The TTTS was considered to be acute if the birthweight discrepancy was less than 15% and if haemodynamic problems such as tachycardia or hypotension were present. The various types of treatment used were also analysed, namely plasma or normal saline infusion, inotropic support, whole blood or packed cell transfusion or partial plasma exchange transfusion for polycythaemia. Other significant neonatal problems were also reviewed, including perinatal asphyxia, hyaline membrane disease, transient tachypnoea of the newborn, congenital pneumonia, retinopathy of prematurity, necrotising enterocolitis, patent ductus arteriosus, intraventricular haemorrhage, and congenital malformations. After discharge from hospital, the infants were followed up in the outpatient clinic where the growth, development, and neurological sequelae were assessed.
During the study period from June 1990 to June 1995, 292 twin pairs were admitted to our neonatology unit. In this study cohort, there were 130 female twin pairs, 149 male twin pairs, and 13 twin pairs of different sexes. Of these, 18 cases satisfied the diagnostic criteria for TTTS, giving an incidence of 6.2%. Half of the 18 twin pairs were boys, and the rest were girls. Their mean (SEM) birth weight was 1865 (502) g (range 870–3020) and gestation was 33.6 (3.2) weeks (range 27–38). The index twin pairs were classified into acute and chronic types of TTTS; 44% had the acute type. The mean (SEM) intrapair haemoglobin difference in the acute type was 4.8 (2.1) g/100 ml which gave a discordance of 7.1 (4.6)%, whereas that in the chronic type was 6.9 (2.9) g/100 ml and 24.4 (6.1)% respectively. Of the donor twins, 10 had anaemia and eight had hypotension requiring colloid or blood transfusion. Furthermore, seven donor twins had respiratory distress and three had perinatal asphyxia. Of the recipient twins, seven had polycythaemia with packed cell volume greater than 65%, and three had respiratory distress. Moreover, two recipient twins had perinatal asphyxia, and one had hypotension. Three of the infants with polycythaemia needed partial plasma exchange transfusion. Of the recipient twins, two died in utero as the result of chronic TTTS.
Infants with the acute type of TTTS had a significantly higher incidence of vaginal delivery (p < 0.03), hypotension (p < 0.025), and respiratory distress (p < 0.01) compared with those with the chronic type (table 1). There was no significant difference in the incidence of anaemia, polycythaemia, asphyxia, hypoglycaemia, and hyperbilirubinaemia.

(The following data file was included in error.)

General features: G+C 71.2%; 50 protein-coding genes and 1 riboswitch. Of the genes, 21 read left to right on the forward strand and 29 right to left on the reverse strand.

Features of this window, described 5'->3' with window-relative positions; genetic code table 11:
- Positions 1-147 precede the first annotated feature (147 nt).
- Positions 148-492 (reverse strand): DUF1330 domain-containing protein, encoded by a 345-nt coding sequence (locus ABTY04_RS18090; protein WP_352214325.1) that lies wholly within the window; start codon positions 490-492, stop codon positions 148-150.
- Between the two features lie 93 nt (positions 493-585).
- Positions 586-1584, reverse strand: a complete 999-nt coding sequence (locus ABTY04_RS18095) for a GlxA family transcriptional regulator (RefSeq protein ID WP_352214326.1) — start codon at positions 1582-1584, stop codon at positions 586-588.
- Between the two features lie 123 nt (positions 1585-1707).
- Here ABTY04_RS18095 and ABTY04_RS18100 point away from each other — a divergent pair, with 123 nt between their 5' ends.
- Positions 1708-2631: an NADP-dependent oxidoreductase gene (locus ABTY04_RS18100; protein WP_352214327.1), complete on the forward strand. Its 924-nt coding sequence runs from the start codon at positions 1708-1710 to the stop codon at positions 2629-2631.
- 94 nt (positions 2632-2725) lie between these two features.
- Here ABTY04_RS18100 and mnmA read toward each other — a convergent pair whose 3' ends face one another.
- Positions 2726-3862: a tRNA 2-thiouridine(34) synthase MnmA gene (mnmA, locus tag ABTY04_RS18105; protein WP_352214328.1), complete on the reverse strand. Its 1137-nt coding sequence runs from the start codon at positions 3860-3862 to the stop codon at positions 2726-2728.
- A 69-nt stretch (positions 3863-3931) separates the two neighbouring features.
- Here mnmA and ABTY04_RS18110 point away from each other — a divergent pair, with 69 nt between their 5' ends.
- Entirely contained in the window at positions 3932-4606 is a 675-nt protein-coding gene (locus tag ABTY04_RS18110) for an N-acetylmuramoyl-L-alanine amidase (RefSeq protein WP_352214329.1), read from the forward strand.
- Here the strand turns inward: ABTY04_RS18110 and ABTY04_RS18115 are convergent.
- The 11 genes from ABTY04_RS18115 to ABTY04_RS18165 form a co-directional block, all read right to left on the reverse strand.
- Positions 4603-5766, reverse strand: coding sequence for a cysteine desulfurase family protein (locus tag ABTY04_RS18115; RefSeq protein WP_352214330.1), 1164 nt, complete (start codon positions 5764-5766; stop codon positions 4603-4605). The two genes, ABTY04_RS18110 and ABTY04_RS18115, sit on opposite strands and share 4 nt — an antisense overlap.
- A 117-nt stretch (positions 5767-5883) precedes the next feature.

All the survivors were followed up for a period of two years. There were no neonatal deaths among the study cohort. Physical growth was assessed from serial measurements of height, weight, and occipital frontal circumference. Neurodevelopment was also monitored from routine assessment of motor (fine/gross), visual, speech, and auditory skills. The physical and neurological development of each survivor was monitored at the ages of 3 months, 6 months, 9 months, 12 months, 18 months, and 2 years. Three pairs of affected twins were lost to follow up (one pair of which requested to be followed up by their private practitioner after six months and two pairs defaulted follow up after one year).
Overall, two of the 34 survivors with TTTS suffered neurological sequelae. All 16 infants who had the acute type showed normal growth and development on follow up (table 2). Of the 18 survivors who had the chronic type, two developed spastic cerebral palsy (one had spastic quadriplegia and the other had spastic diplegia). These two twins were donor twins whose other twin had died in utero.
TTTS is a serious complication of monozygotic monochorionic twins resulting from a transplacental vascular communication.1The incidence of TTTS in our study was 6.2%, whereas the reported incidence varies between 5 and 15%. The extreme variant of TTTS is the “stuck twin” phenomenon where one fetus lies against the uterine wall in a severely oligohydramniotic sac while the co-twin lies in a severely polyhydramniotic sac. This complication has been reported in 8% of twin pregnancies.5 The most serious problem with vascular shunting is the formation of an acardiac or amorphous fetus when large artery-artery and vein-vein anastomoses form between the anomalous fetus and its usually normal co-twin. Blood enters the recipient through the umbilical artery and leaves the umbilical vein to drain into a large placental vein-vein anastomosis. Low perfusion pressure and desaturation result in an acardiac fetus. The normal twin, while perfusing the circulation of both twins, may develop cardiac hypertrophy, congestive cardiac failure, or hydrops.6